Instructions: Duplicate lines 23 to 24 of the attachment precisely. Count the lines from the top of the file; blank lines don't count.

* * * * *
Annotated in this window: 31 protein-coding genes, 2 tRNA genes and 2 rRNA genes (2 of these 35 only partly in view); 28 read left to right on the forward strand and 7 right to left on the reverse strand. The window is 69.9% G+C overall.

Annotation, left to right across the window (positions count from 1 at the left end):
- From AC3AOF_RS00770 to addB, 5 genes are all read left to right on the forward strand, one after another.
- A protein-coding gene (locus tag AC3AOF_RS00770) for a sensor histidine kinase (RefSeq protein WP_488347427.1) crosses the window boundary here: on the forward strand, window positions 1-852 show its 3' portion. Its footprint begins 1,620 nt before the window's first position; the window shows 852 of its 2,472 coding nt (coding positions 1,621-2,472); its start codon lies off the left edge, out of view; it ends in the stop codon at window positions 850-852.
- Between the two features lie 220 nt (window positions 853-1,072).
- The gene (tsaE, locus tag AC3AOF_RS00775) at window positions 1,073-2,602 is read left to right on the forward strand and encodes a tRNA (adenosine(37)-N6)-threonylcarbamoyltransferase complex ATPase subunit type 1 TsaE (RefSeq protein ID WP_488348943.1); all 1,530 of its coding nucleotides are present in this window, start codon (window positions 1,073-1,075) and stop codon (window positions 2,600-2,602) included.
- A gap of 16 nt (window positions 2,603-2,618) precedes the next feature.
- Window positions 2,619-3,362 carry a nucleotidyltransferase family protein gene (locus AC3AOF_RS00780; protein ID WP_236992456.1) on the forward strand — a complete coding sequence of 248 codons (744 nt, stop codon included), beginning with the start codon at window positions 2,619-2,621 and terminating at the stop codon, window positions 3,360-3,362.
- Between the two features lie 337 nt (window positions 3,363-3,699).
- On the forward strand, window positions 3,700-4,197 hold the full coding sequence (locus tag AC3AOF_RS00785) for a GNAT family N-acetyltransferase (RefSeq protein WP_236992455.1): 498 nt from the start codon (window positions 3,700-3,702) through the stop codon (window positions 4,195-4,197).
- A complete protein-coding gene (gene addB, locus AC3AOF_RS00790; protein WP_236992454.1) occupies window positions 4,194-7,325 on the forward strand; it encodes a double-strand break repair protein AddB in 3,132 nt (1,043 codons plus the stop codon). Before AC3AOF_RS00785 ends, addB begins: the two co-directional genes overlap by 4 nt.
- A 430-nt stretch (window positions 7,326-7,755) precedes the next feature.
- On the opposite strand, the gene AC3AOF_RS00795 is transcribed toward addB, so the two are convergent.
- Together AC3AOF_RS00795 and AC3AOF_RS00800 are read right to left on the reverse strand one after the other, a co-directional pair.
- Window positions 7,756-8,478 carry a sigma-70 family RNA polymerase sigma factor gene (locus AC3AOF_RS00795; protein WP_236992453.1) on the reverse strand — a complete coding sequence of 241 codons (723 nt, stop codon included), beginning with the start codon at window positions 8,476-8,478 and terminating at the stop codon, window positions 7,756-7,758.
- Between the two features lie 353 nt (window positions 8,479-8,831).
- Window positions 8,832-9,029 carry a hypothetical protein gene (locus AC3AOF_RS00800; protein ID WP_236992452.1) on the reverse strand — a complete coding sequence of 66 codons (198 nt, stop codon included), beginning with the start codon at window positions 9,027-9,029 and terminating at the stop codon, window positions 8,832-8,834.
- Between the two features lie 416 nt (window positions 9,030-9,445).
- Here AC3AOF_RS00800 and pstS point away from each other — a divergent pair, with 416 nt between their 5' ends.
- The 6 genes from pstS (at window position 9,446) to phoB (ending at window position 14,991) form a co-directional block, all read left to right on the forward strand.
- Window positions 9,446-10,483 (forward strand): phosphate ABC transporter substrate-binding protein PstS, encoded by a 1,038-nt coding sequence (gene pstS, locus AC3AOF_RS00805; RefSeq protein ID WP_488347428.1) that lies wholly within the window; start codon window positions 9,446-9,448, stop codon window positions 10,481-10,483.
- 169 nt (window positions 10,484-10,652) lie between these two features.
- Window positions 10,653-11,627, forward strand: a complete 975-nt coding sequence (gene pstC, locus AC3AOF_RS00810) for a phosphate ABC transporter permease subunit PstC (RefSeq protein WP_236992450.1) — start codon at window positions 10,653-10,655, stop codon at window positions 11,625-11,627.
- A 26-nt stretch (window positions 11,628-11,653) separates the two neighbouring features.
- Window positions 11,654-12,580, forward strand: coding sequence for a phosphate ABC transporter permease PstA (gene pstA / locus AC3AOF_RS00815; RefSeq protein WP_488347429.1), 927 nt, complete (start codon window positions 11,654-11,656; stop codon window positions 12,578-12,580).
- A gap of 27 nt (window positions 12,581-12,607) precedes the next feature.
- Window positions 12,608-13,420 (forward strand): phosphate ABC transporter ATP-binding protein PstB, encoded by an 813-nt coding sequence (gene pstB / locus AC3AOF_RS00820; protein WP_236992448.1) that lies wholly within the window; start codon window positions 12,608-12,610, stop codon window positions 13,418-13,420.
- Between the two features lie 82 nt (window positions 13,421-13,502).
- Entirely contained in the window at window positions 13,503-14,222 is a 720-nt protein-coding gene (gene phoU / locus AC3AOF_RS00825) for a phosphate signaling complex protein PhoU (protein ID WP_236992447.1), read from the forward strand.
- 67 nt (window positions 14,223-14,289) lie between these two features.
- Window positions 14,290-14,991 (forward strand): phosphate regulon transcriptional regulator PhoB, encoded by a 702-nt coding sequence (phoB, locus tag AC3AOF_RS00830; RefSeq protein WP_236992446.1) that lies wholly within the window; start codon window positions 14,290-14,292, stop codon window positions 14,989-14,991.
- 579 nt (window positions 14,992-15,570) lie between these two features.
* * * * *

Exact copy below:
- Window positions 10,653-11,627, forward strand: a complete 975-nt coding sequence (gene pstC, locus AC3AOF_RS00810) for a phosphate ABC transporter permease subunit PstC (RefSeq protein WP_236992450.1) — start codon at window positions 10,653-10,655, stop codon at window positions 11,625-11,627.
- A 26-nt stretch (window positions 11,628-11,653) separates the two neighbouring features.